Naval Warfare

Kongsberg Defence Australia Selected for Major Export Order for Naval Strike Missile Coastal Defence System Consoles

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Kongsberg Defence Australia Selected for Major Export Order for Naval Strike Missile Coastal Defence System Consoles

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Kongsberg Defence Australia Selected for Major Export Order for Naval Strike Missile Coastal Defence System Consoles
Kongsberg Defence Australia Selected for Major Export Order for Naval Strike Missile Coastal Defence System Consoles

Kongsberg Defence Australia is pleased to announce that it has been selected for a significant export order for the manufacture and supply of Naval Strike Missile (NSM) Coastal Defence System (CDS) command and control consoles to Kongsberg Defence and Aerospace. This landmark contract underscores Kongsberg Defence Australia’s expanding role in the global defence sector and its commitment to advancing Australia’s sovereign defence industry capabilities. The NSM coastal defence console, derived from the NASAMS air defence console that has recently been introduced into service with the Australian Army, will be wholly built in Australia, extending the established Australian production of command and control consoles for NASAMS capability. The execution of this contract will result in the creation of up to 30 positions within Kongsberg Defence Australia and across its supply chain, further bolstering the local workforce and contributing to local economic growth. The contract will also benefit Kongsberg Defence Australia’s Australian partners and suppliers, who will play an integral role in the production process, further strengthening Australian defence industry. This order will not only strengthen the strategic partnership between Kongsberg Defence Australia and Kongsberg Defence and Aerospace but will also showcase the innovative defence technologies being built in Australia for the global market.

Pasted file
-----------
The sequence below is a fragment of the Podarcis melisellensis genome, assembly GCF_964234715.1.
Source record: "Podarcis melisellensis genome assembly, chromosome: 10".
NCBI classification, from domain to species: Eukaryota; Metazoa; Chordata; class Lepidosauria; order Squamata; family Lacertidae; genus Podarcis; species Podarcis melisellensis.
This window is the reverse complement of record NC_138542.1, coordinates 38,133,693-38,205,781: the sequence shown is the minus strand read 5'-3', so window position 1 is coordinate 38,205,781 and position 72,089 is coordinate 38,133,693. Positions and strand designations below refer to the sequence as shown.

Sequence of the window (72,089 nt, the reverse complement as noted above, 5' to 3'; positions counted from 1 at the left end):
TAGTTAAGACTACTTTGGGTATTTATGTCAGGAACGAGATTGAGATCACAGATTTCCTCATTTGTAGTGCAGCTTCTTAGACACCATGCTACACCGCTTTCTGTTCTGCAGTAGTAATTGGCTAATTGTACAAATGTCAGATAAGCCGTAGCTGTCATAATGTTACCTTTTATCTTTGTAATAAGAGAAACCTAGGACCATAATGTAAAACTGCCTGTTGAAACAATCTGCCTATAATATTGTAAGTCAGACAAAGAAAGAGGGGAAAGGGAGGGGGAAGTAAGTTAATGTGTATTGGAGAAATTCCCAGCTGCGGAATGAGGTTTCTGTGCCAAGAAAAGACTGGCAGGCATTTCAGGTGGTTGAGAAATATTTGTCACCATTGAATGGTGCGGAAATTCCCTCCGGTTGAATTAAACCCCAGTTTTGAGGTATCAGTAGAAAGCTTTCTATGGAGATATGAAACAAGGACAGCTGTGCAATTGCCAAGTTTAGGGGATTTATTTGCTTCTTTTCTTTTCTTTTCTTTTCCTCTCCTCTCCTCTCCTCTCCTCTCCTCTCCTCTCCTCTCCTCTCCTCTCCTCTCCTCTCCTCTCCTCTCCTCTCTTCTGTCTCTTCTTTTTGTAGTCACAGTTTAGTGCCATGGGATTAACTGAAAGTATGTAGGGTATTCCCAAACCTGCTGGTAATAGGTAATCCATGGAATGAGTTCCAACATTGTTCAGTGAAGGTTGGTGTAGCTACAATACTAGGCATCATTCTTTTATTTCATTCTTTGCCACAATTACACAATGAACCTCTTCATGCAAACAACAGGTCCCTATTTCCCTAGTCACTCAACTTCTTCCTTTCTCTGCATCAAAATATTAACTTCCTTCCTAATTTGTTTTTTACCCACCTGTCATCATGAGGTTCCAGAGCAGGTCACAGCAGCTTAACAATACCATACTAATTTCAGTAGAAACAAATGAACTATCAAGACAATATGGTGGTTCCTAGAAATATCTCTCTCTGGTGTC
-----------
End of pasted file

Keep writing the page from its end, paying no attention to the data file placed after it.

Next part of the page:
John Fry, Managing Director of Kongsberg Defence Australia, expressed his enthusiasm for this achievement:”Being selected for this major export order is a testament to the expertise and dedication of our Australian team. It highlights our capability to competitively deliver world-class defence solutions and reinforces our ability and commitment to building advanced sovereign defence industry capabilities here in Australia. We are proud to support Kongsberg Defence and Aerospace and look forward to the continued growth and success of our local operations. Importantly this order will ensure that Kongsberg Defence Australia is able to be highly responsive to provide locally manufactured solutions for both Ground Based Air Defence (NASAMS) and Land Based Maritime Strike (NSM Coastal Defence System with StrikeMaster Launchers) capabilities should they be required by the Australian Defence Force”.

Naval Strike Missile Coastal Defense System (NSM CDS)
Naval Strike Missile Coastal Defense System (NSM CDS). (Photo by Kongsberg)

The Naval Strike Missile (NSM) is an anti-ship and land-attack missile developed by the Norwegian company Kongsberg Defence & Aerospace (KDA). The original Norwegian name was Nytt sjømålsmissil (literally “New sea target missile”, indicating that it was the successor of the Penguin missile). The English marketing name Naval Strike Missile was adopted later. The state-of-the-art design and use of composite materials is meant to give the missile sophisticated stealth capabilities. The missile will weigh slightly more than 400 kg (880 lb) and have a range of more than 185 km (115 mi; 100 nmi). NSM is designed for littoral waters (“brown water”) as well as for open sea (“green water and blue water”) scenarios. The usage of a high strength titanium alloy blast/fragmentation warhead from TDW is in line with the modern lightweight design and features insensitive high-explosive. Warhead initiation is by a void-sensing Programmable Intelligent Multi-Purpose Fuze designed to optimise effect against hard targets. The target selection technology provides NSM with a capacity for independent detection, recognition, and discrimination of targets at sea or on the coast. This is possible by the combination of an imaging infrared (IIR) seeker and an onboard target database. NSM is able to navigate by GPS, inertial and TERCOM systems.

An NSM coastal battery consists of three missile launch vehicles (MLV), one battery command vehicle (BCV), three combat command vehicles (CCV), one mobile communication center (MCC), one mobile radar vehicle (MRV) with TRS-15C radar, one transport and loading vehicle (TLV), and one mobile workshop vehicle (MWV). Each MLV carries 4 missiles and can be connected to the CCV by optical fiber or radio up to 10 km (6.2 mi) away; up to 6 launchers with 24 missiles can be netted together at once.[30] When installed on ships, NSMs can be deck-mounted in packs of one, two, three, four, or six launchers. Total installation weight, including electronics and cabling, is 8,600 lb (3,900 kg) for 4 launchers, 17,000 lb (7,700 kg) for 8 launchers, and 26,000 lb (12,000 kg) for 12 launchers. After being launched into the air by a solid rocket booster which is jettisoned upon burning out, the missile is propelled to its target in high subsonic speed by a turbojet sustainer engine—leaving the 125 kg multi-purpose blast/fragmentation warhead to do its work, which in case of a ship target means impacting the ship at or near the water line.

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